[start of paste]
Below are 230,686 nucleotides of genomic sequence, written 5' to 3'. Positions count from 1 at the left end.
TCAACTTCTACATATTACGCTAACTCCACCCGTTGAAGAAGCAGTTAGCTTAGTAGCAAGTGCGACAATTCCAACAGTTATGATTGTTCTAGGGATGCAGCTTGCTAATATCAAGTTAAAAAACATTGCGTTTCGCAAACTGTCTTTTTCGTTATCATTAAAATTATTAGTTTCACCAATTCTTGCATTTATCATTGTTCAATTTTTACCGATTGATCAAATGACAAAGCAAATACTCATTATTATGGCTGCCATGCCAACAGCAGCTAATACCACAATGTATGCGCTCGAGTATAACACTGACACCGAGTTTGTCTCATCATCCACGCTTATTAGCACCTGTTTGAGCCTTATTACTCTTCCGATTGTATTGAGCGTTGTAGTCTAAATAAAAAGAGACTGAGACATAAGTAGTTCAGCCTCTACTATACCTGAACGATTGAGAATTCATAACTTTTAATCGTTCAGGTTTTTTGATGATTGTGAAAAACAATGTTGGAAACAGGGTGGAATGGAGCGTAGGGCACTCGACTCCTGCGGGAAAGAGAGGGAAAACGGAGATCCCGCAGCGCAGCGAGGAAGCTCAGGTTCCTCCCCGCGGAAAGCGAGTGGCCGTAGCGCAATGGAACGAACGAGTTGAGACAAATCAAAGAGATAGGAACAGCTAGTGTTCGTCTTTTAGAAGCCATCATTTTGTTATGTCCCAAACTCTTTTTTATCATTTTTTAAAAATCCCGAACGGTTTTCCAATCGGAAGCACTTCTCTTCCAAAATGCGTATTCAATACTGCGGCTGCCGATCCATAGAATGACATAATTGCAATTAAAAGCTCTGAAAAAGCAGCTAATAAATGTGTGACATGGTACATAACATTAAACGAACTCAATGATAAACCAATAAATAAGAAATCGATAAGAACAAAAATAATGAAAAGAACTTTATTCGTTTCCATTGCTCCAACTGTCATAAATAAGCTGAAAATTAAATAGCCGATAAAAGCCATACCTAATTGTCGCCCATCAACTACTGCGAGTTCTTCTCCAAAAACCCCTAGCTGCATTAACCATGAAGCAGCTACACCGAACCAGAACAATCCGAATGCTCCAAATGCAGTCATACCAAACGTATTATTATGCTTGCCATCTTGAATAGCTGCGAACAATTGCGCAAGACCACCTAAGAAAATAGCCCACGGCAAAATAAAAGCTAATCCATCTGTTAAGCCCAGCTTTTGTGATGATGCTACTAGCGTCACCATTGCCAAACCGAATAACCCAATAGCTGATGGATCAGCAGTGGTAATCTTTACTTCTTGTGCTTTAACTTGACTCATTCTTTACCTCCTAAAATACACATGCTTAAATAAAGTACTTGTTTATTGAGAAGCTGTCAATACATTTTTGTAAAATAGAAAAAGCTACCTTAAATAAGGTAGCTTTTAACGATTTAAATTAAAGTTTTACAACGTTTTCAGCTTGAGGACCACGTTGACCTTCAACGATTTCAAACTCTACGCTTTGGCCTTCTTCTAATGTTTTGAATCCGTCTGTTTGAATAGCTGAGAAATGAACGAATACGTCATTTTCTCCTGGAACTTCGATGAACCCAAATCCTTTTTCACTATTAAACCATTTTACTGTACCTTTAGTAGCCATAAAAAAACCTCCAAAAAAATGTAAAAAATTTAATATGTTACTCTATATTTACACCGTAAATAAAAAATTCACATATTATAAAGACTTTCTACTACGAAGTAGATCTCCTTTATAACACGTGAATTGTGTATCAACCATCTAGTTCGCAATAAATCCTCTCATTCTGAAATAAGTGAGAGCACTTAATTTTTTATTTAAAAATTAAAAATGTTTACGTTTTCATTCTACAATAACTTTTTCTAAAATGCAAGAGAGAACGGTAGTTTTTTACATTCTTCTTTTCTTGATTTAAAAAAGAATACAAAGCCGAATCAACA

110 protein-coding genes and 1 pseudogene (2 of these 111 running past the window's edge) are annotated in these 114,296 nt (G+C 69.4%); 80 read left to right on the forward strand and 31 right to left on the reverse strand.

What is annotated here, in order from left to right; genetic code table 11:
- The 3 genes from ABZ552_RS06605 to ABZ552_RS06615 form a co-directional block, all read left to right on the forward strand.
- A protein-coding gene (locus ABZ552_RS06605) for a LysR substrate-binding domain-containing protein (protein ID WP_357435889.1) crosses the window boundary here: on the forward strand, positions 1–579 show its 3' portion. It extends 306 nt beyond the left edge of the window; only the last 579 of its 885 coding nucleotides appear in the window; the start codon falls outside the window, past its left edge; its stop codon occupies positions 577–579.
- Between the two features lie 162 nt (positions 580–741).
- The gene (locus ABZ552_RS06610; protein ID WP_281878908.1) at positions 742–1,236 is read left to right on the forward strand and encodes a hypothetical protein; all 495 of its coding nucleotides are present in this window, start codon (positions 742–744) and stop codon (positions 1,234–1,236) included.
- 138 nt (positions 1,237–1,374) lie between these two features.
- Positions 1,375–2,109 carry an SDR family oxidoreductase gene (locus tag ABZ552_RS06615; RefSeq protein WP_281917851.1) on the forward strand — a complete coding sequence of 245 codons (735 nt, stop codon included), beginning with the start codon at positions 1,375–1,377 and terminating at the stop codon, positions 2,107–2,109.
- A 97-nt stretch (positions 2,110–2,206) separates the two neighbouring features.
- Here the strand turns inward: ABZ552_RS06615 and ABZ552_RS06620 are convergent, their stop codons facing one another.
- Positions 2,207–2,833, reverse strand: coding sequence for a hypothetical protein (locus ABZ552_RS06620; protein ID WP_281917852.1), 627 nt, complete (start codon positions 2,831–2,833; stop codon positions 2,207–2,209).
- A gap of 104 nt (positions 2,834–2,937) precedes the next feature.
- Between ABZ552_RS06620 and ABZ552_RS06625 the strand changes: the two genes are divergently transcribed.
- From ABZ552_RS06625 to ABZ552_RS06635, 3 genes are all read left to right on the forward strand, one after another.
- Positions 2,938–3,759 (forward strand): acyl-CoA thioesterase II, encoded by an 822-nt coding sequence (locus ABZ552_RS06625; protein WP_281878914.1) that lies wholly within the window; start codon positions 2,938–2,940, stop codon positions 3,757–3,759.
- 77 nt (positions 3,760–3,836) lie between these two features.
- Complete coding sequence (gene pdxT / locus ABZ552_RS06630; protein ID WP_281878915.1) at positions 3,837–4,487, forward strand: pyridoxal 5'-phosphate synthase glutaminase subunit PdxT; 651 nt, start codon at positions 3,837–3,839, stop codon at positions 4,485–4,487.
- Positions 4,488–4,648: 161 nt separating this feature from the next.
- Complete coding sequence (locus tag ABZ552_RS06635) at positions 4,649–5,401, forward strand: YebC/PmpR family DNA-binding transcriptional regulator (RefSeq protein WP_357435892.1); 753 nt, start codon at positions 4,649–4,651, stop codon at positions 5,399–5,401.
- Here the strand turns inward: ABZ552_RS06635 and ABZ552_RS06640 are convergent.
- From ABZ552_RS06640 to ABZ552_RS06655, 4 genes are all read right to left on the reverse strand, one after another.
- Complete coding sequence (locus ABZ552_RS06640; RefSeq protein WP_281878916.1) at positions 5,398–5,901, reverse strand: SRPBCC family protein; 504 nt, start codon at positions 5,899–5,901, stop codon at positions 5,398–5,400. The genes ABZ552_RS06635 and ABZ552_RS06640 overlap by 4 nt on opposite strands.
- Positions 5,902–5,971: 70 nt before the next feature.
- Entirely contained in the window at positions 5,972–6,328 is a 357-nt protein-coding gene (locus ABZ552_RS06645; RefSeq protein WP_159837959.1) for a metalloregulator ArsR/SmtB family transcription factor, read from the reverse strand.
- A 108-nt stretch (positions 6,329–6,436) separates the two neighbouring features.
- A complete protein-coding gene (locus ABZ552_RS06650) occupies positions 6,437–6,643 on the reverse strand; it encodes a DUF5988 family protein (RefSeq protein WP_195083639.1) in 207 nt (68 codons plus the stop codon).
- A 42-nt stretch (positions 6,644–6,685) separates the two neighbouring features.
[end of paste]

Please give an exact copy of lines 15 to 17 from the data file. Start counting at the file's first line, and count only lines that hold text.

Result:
- Between ABZ552_RS06620 and ABZ552_RS06625 the strand changes: the two genes are divergently transcribed.
- From ABZ552_RS06625 to ABZ552_RS06635, 3 genes are all read left to right on the forward strand, one after another.
- Positions 2,938–3,759 (forward strand): acyl-CoA thioesterase II, encoded by an 822-nt coding sequence (locus ABZ552_RS06625; protein WP_281878914.1) that lies wholly within the window; start codon positions 2,938–2,940, stop codon positions 3,757–3,759.